Recently a Christian lady suggested I listen to a podcast by Reverend Timothy Keller, Pastor of Redeemer Presbyterian Church in New York city. This talk was titled, "The Reason for Living." I listened and enjoyed it very much.
This suggestion didn't just happen out of the blue. We began trading thoughts on Facebook when she posted her concern about a story, that was later de-bunked, about how Christians in the military would be court martialed for sharing their faith with unwilling people.
Reverend Keller is known as a Christian apologist, a field of Christian theology which aims to present a rational basis for the Christian faith, defending the faith against objections.
Knowing the messages in his podcasts are shaped by Christian apologetics, I listened, not as a devout Christian wanting inspiration, but as a secular and agnostic Christian, seeking links and bridges to my questions.
Summing up both the book and Reverend Keller's podcast, the purpose for living this life is God and the afterlife and we achieve both through the Christian faith.
I can't argue against the idea that we need meaning and purpose to live our lives to the fullest extent possible. I also can't argue against the fact that some portion of 1.2 billion people on the planet find meaning and purpose in the Christian faith.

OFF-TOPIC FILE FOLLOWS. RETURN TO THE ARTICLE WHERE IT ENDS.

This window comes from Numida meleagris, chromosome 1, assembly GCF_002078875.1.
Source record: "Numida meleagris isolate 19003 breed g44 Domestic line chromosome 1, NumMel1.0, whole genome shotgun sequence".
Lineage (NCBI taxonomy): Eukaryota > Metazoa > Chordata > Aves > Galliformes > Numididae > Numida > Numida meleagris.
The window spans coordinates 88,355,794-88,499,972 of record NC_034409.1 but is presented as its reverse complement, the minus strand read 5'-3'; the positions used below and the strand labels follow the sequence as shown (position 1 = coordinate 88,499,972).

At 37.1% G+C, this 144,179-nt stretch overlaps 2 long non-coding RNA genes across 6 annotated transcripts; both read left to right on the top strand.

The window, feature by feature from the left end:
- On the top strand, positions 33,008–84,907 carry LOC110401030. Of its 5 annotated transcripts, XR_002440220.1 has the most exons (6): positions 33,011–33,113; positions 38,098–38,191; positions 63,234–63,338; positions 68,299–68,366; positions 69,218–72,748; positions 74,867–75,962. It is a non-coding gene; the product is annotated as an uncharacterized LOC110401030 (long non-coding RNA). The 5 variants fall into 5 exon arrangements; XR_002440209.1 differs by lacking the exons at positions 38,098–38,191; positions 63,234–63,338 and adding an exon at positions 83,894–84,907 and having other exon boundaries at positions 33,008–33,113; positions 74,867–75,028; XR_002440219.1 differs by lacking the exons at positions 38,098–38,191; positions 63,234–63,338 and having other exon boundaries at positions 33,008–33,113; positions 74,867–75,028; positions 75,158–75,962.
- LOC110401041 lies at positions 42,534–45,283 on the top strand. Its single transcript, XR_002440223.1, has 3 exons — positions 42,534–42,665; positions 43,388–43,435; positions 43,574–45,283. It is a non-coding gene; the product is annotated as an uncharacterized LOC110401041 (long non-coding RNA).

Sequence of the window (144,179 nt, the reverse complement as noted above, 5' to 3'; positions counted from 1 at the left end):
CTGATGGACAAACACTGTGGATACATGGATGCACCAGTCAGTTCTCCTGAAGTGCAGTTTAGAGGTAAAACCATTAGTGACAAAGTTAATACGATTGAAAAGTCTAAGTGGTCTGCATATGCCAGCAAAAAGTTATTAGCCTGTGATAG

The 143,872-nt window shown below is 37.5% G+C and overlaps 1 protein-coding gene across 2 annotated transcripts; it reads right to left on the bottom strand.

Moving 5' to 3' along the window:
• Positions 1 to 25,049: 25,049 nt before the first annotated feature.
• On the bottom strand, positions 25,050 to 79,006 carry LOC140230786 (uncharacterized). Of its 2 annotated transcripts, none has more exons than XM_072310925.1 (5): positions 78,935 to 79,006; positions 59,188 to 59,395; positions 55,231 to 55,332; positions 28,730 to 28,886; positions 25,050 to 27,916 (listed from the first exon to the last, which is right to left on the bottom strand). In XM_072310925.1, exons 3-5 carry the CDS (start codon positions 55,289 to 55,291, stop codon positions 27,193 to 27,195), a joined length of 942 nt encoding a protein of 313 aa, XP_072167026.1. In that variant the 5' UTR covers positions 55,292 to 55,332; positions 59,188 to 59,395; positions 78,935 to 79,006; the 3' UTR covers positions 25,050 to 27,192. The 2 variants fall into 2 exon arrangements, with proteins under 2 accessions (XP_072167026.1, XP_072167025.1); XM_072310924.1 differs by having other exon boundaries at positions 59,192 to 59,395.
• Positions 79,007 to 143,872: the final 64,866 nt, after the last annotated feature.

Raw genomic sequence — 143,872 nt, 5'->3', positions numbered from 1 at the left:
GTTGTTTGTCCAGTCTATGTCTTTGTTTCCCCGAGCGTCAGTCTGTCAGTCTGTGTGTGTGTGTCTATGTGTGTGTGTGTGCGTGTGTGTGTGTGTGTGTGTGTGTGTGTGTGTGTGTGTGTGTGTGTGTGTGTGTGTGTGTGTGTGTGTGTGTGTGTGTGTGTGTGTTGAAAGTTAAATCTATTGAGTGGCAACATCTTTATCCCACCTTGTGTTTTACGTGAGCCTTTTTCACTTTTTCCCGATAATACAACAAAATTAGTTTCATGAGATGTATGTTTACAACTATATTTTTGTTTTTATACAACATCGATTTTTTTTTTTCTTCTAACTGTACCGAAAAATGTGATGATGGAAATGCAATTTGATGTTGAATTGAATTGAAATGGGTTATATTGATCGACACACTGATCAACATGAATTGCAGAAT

I would argue that the Christian faith, like all other faith traditions, is a closed system of logic that contains certain universal human truths represented in its metaphors and mythologies.
Philosopher and Professor of Religion Emeritus at Syracuse University, John D. Caputo writes in his book, What Would Jesus Deconstruct?, "deconstruction is a theory of truth, in which truth spells trouble."
By applying the concepts of French Deconstructionist, Jacques Derrida and his own expertise in Biblical hermeneutics, Mr. Caputo makes a compelling argument for the fact that truth is rarely at the superficial level of our texts, holy or otherwise.
And I add, our interpretations have many levels of meanings like sediments that form over ancient artifacts. To really understand them we must intellectually walk the steps it took to get to the surface.
So to find a truth, Christian or otherwise, requires an ability to get down to the original meanings of our texts. And as Derrida points out, instead of the truth, most of the time we find aporia, i.e., confusion in determining the truth of the proposition.
An example might serve at this point. From her book, The Myth of Persecution: How Early Christians Invented a Story of a Story of Martyrdom, Candida Moss, Professor of New Testament and Early Christianity at the University of Notre Dame, Indiana, writes, "We might even say that it's understandable that the values that led Christians to embrace death in preference to apostasy were inherited from Judaism and Greek and Roman mythology and history." In other words, the idea of a noble death had been around a long time before Christianity absorbed it.
And what's more important to Christians than the Christian theology of the cross? But when we dig down, deconstruct our texts, we find evidence for another truth that questions the claim that "Christianity is true because only Christians have martyrs."
Candida Moss goes on to prove that many of the Christian martyrdom myths were exaggerations and enhanced through the centuries to solidify the faith.